Sunday, 29 January 2017

Run Rabbit Run

As previously mentioned, I recently started running on a fairly regular basis. I'm not 110% committed to it yet, after all it's only been 4 weeks today since I started doing it properly. In that time I've done 5 runs. Before this I had been for a couple of runs, but I wasn't doing it regularly or with a plan.

I never thought running was something I would be able to do. I used to hate it as a kid, and this was probably down to the fact that it caused me quite a bit of pain and I fell over a lot as I lacked co-ordination In hindsight, these issues were obviously due to my hypermobility that was at the time undiagnosed. I used to twist my ankles regularly, hurt my knee, all sorts. 

As I continued to have problems with my joints throughout my teenage years and into my early twenties (I'm slowly coming to terms with the fact I am solidly in my mid-twenties now), I was always told and led to believe that I should not do high impact sport. I was forced to stop doing PE at school (I wasn't that bothered; actually, that's a lie - I was thrilled). I realised that I could no longer risk trampolining at friends' houses after more than one occasion when my knee decided to sublux mid-jump, causing me to land unsafely and/or nearly come off the trampoline completely. I felt I had been severely limited on what I could do in terms of exercise.

Over time, I've watched people go off running to de-stress or just to be out in the environment. It started to bother me, I wanted to be able to say "I'm stressed so I'm going for a run" rather than "I'm stressed, I'm going to get drunk". I wanted to be able to experience the wind in my hair, the satisfaction of hearing your feet pounding the pavement. But I was scared... 

I had been working hard at the gym for the first few months of last year. I realised my body was getting stronger, and it was reacting better in certain situations. If I has been sat on the kitchen counter, I could now jump off and not roll my ankle on hitting the ground. I didn't have to slide off awkwardly. I could walk faster. I discovered I could cope with using a skipping rope... I started to running down the garden when I had my trainers on, on my way to and/or from the gym. Just to see how it felt. It didn't hurt. I started jogging on the spot when I was doing other workouts at home. It didn't hurt.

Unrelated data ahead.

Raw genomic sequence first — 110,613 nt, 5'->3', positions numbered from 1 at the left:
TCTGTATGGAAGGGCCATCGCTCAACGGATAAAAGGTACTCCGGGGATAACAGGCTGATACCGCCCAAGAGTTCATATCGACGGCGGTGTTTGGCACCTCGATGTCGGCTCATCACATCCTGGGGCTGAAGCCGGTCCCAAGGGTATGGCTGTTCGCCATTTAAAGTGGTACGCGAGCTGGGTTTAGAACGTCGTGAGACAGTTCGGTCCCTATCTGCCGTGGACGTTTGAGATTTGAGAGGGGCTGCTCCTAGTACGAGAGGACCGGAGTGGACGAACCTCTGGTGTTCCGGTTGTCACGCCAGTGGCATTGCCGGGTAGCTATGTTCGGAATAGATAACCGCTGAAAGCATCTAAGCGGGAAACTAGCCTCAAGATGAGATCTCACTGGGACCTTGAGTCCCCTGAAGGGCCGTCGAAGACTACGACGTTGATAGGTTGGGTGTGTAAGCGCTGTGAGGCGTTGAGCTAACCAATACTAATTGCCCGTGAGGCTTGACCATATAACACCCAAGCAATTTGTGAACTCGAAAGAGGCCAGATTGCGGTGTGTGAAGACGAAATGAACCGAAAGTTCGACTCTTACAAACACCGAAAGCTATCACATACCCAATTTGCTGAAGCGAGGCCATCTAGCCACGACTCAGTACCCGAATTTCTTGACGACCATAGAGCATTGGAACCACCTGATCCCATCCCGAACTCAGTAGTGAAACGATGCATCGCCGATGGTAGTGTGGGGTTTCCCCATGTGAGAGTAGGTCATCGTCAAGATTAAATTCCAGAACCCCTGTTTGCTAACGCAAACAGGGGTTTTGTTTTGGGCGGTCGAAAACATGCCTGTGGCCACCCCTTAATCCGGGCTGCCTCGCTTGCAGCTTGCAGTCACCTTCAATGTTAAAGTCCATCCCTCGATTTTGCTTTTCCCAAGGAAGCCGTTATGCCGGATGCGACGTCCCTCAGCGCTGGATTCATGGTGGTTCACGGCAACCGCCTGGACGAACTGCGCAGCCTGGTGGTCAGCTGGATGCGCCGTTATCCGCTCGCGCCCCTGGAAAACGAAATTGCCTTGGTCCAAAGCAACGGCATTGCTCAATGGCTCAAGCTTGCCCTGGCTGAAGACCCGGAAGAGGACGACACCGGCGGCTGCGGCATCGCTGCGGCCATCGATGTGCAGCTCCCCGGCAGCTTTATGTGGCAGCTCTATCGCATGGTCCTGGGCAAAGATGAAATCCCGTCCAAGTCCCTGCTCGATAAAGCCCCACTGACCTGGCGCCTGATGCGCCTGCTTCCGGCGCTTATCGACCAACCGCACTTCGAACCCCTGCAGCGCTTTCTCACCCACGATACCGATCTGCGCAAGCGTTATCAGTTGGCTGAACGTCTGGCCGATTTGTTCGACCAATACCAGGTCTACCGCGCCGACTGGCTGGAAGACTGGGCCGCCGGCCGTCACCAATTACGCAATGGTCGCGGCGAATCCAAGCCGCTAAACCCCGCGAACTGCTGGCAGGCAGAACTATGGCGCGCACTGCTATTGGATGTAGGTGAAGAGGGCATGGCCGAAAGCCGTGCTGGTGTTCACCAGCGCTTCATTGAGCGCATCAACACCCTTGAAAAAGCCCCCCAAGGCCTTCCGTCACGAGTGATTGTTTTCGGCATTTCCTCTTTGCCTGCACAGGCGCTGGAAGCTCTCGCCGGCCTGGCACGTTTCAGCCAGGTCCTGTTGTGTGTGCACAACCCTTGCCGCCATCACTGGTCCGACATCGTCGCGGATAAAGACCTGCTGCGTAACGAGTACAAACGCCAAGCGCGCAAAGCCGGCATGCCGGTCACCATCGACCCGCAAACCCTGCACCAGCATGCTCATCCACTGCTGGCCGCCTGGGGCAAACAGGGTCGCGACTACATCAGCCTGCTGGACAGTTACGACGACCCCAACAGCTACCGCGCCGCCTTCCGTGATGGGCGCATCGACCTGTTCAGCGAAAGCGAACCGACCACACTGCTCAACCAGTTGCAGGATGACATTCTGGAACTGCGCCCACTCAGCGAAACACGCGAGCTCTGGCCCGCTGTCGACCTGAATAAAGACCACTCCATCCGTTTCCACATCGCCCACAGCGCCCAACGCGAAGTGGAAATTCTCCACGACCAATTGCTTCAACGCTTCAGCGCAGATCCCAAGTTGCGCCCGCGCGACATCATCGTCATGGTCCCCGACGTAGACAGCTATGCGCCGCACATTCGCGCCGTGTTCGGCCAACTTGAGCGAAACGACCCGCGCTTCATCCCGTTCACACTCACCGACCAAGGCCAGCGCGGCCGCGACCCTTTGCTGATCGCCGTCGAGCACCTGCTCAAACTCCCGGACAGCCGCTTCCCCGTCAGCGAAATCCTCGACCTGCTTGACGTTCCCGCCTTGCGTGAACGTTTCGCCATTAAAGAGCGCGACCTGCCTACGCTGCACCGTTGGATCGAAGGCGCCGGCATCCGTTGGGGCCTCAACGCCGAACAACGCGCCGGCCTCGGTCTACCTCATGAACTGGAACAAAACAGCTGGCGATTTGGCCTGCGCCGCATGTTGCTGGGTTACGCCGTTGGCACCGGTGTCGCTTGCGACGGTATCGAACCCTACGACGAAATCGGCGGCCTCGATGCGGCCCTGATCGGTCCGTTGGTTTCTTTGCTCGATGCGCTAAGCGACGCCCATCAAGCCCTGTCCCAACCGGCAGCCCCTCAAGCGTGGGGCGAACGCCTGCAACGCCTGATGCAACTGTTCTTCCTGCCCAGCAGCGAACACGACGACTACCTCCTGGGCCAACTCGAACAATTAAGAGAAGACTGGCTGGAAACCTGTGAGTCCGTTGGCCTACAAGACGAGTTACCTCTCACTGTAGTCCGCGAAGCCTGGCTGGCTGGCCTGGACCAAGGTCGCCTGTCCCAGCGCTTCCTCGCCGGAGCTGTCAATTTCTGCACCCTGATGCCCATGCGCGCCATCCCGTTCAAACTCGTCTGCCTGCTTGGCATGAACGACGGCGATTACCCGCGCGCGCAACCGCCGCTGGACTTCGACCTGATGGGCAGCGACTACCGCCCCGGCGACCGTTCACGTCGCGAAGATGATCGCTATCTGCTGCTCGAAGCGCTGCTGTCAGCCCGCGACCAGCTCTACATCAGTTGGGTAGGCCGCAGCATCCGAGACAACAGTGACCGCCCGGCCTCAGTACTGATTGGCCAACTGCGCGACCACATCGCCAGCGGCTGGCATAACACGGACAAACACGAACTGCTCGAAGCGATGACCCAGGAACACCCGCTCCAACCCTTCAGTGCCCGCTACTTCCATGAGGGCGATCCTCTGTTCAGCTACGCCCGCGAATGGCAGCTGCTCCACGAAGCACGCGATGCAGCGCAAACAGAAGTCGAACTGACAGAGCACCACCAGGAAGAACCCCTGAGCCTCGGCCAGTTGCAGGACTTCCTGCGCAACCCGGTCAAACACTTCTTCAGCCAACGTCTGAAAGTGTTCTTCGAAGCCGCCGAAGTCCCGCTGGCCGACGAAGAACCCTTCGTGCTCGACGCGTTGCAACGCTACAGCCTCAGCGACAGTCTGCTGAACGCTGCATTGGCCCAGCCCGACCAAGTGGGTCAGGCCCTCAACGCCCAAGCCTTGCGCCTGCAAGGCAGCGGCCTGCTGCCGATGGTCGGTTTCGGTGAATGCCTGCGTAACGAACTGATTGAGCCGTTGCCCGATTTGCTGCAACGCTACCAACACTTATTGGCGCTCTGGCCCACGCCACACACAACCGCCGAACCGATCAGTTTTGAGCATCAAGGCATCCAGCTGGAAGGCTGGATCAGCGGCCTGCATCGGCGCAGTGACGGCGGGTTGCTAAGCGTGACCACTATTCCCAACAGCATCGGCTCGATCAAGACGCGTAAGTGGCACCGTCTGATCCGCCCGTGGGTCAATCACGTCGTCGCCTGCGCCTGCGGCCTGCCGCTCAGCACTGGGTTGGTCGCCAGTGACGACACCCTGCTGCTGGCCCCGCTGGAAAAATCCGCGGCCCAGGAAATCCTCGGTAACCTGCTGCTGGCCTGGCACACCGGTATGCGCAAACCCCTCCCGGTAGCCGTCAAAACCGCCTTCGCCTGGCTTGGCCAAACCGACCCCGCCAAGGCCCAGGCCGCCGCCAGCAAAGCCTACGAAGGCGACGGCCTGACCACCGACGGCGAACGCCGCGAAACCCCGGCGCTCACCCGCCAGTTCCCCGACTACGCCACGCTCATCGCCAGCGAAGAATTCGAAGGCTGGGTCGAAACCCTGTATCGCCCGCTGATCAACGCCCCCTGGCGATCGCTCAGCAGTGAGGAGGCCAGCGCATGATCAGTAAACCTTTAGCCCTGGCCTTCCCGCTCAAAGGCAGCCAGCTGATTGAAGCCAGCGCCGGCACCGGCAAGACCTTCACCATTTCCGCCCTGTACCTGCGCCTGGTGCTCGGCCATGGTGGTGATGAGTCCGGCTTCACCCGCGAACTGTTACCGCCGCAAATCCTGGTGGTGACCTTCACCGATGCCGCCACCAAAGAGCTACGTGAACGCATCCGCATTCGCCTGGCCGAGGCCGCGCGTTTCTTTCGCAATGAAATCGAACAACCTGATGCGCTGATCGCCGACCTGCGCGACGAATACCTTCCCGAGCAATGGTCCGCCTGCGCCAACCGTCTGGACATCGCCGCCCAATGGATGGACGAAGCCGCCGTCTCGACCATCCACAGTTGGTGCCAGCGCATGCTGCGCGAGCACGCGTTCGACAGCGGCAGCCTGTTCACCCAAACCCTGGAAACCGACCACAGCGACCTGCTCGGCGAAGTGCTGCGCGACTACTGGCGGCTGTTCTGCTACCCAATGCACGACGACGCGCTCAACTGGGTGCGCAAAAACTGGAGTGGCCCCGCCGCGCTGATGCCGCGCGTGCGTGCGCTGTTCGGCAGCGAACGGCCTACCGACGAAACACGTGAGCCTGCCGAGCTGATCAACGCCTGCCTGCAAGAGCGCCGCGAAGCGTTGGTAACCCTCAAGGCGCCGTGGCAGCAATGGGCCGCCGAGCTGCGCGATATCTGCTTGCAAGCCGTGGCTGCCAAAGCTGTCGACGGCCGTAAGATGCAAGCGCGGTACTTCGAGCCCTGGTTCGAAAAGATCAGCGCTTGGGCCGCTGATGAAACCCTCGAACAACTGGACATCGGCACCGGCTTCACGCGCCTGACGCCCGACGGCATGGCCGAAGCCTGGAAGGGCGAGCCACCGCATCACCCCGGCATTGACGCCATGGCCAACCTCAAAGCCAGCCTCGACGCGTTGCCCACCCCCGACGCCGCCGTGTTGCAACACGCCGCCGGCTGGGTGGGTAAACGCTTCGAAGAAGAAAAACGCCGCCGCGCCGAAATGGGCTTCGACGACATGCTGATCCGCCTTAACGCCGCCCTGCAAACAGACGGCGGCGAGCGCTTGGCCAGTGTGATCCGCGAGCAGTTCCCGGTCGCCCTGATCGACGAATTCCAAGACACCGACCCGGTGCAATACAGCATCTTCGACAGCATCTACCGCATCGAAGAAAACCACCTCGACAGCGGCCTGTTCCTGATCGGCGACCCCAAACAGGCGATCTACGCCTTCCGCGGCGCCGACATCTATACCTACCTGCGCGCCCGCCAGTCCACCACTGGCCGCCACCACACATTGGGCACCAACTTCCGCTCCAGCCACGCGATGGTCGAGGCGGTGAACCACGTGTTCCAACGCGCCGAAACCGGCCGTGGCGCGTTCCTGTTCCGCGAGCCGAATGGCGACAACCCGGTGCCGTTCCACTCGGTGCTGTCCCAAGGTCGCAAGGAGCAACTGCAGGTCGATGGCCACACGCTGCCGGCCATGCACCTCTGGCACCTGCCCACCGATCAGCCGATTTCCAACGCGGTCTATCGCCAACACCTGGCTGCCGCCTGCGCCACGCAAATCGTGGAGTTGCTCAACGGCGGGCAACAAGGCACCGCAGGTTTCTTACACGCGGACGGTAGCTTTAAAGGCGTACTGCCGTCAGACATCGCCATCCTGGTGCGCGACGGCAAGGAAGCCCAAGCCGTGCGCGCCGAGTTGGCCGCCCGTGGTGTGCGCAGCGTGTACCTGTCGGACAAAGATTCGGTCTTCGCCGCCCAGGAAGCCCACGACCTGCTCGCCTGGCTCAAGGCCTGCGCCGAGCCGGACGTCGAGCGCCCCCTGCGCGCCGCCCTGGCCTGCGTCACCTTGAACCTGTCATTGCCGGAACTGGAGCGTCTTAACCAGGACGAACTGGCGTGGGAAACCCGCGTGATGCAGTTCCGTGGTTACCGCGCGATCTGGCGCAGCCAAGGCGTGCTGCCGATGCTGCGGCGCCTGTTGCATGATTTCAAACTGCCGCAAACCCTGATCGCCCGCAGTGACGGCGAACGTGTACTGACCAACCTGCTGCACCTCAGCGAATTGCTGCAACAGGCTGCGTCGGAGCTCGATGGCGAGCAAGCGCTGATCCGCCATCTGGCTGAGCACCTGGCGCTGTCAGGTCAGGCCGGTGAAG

So I decided to give it a go. I ran a quarter of a mile the first time, just home from my mother-in-laws. It hurt my chest but it didn't hurt my bones. I realised I could really do this... So I went for a run with a friend, and then a run on my own... This was all towards the end of  2016. Then it got colder and darker, and I got lazier. So I stopped. But we got to after Christmas and I saw how much weight I had gained over the Christmas period. That's when I decided that this year I am going to run regularly.

So, long story short, I got treated to a new pair of trainers for my birthday, and I am certainly putting them to good use. I've run/walked over 10 miles so far this year. My friend and I are currently using the Couch to 5k app to help give us some structure which involves a period of walking, a period of running and repeat, finishing with a walk. I can run for 3 minutes without stopping - something impressive for some one who couldn't run for 10 seconds before. I think in the next week, it takes us up to 5 minutes of running with a much shorter recovery time, so that'll be interesting.

I got a real good feeling about this though. 

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